A New Jersey bill would require information about all sex offenders to be published online, regardless of the type of offense or risk of recidivism.
Public identification as a sex offender can have numerous adverse effects on a person's relationships, living options and ability to find work. In New Jersey, the information that is recorded as part of sex offender registration is only publicly shared if an offender is judged to pose a significant risk to others. However, a new bill could make information about every registered sex offender in the state available online.
This bill has the potential to affect many people in River Edge. The Washington Times reported in late 2014 that there were about 15,000 registered sex offenders in New Jersey. About 4,085 of those people, or less than one-third, were included in the state's public online database. If the bill passes, information about virtually all of these convicted offenders will be made available to the public.
Updating Megan's Law
The bill seeks to broaden the scope of Megan's Law and ensure compliance with the Sex Offender Registration and Notification Act, according to The Bergen Dispatch. In addition to requiring the public sharing of information about all convicted sex offenders, the bill would make the following changes:
- Offenders would have to notify authorities of plans to travel internationally at least three weeks before departing.
- New Jersey would be required to share information about offenders with other states and the National Sex Offender Registry.
- The gap between criminal sentencing and classification as a sex offender would be eliminated; offenders would have to immediately register with local authorities.
- The state's risk-based sex offender classification system, which categorizes sex offenders as low, moderate or high risk, would be replaced with another three-tier system. The new system would classify offenders based on the nature of each offense and the length of the required registration period.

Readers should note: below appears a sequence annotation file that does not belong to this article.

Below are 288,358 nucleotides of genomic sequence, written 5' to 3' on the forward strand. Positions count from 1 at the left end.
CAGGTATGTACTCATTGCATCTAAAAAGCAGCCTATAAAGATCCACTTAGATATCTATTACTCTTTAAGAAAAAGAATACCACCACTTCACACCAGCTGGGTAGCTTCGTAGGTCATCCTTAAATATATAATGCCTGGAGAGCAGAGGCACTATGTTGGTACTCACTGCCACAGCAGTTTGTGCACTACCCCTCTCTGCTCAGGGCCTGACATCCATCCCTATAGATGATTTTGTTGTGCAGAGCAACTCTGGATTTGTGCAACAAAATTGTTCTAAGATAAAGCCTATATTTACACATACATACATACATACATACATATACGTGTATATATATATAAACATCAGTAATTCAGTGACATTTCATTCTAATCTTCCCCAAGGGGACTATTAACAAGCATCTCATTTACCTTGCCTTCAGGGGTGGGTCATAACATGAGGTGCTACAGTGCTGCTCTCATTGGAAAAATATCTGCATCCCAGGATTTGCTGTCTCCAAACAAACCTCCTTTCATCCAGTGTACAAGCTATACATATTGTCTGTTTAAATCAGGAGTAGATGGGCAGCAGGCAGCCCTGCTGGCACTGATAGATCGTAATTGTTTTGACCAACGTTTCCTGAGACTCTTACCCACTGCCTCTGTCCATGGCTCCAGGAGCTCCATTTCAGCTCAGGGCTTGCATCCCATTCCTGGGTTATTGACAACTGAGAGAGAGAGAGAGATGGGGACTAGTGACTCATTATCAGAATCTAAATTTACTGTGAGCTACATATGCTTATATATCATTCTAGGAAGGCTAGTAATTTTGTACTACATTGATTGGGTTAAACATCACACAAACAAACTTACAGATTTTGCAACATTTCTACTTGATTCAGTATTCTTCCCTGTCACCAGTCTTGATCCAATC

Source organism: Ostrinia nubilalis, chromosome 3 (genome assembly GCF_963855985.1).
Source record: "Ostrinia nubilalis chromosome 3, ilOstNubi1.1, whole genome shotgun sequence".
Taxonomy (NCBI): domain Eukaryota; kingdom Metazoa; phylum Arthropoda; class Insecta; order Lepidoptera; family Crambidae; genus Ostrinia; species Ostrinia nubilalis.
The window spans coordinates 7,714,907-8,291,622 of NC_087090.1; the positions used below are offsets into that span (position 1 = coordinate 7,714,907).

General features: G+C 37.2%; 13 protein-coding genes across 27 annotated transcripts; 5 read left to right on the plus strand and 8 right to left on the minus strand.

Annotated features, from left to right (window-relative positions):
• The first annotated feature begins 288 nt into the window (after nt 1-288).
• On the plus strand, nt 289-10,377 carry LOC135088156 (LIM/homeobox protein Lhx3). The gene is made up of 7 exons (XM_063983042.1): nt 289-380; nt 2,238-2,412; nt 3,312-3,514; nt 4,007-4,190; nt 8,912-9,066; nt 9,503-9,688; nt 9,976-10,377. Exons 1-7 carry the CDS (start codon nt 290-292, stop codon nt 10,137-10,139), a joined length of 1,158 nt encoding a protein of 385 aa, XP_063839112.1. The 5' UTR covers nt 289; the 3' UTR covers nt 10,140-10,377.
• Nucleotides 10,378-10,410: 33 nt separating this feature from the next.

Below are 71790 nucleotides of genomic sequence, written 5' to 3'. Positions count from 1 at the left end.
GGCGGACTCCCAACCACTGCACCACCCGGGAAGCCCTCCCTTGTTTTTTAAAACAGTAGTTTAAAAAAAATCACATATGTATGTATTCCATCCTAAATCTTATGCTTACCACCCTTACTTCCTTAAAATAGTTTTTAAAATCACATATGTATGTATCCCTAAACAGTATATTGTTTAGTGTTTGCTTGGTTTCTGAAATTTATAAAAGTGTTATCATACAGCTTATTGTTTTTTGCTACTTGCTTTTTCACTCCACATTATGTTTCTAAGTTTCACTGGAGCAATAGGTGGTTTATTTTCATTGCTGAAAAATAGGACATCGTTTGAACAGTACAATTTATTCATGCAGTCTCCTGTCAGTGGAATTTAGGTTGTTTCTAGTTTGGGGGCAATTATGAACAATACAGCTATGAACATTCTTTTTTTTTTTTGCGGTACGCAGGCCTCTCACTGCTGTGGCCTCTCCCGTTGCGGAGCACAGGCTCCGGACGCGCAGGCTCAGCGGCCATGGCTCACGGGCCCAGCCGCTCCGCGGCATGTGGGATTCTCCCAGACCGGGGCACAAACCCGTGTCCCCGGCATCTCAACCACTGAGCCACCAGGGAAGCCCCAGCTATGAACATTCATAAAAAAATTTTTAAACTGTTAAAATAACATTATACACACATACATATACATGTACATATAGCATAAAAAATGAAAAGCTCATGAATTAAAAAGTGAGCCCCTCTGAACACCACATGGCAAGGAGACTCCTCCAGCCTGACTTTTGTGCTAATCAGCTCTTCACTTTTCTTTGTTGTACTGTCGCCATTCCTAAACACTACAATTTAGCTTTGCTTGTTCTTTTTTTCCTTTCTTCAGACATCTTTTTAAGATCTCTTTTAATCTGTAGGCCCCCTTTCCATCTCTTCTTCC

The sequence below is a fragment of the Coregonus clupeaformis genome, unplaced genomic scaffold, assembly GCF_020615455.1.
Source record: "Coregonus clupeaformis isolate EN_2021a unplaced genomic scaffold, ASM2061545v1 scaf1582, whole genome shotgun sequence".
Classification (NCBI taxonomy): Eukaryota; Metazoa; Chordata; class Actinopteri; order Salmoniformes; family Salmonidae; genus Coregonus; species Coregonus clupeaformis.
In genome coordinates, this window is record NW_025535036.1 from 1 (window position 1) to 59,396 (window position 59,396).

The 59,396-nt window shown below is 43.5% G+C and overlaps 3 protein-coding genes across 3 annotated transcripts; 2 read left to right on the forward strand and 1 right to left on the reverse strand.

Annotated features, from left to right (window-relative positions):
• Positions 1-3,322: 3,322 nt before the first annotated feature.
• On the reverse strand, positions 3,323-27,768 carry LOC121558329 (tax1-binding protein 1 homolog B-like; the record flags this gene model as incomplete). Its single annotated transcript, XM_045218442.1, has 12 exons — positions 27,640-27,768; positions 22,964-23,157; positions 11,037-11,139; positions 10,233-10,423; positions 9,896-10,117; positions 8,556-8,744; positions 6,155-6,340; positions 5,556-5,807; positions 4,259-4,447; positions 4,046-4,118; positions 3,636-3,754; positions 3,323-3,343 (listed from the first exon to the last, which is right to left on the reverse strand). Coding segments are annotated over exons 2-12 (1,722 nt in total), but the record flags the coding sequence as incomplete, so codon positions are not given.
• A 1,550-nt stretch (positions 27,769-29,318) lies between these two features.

All of these changes could have significant impacts on convicted offenders. The release of information about a greater number of offenders could be especially detrimental.
Potential public registry issues
Critics worry that this change could indiscriminately punish offenders who were convicted of minor offenses or have little risk of recidivism. To illustrate the issue, The Washington Times cites the example of a conviction of statutory rape. An adult over the age of 18 can be charged with statutory rape after having consensual sex with a minor. Many of the people who have been convicted of this charge may have little risk of recidivism.
Critics also contend that offenders who are considered likely to offend again may benefit more from treatment and monitoring than from strict registry laws. A 2008 study found that Megan's law did not reduce alleged first-time offenses or recidivism. An expanded public registry might simply punish more convicted offenders without offering real gains.
Responding to sex offender charges
This new bill serves as a reminder of the serious long-term ramifications that a sex offender conviction can result in. Anyone who has been accused of a sex crime in New Jersey should consider meeting with an attorney to discuss the best way of addressing the charge.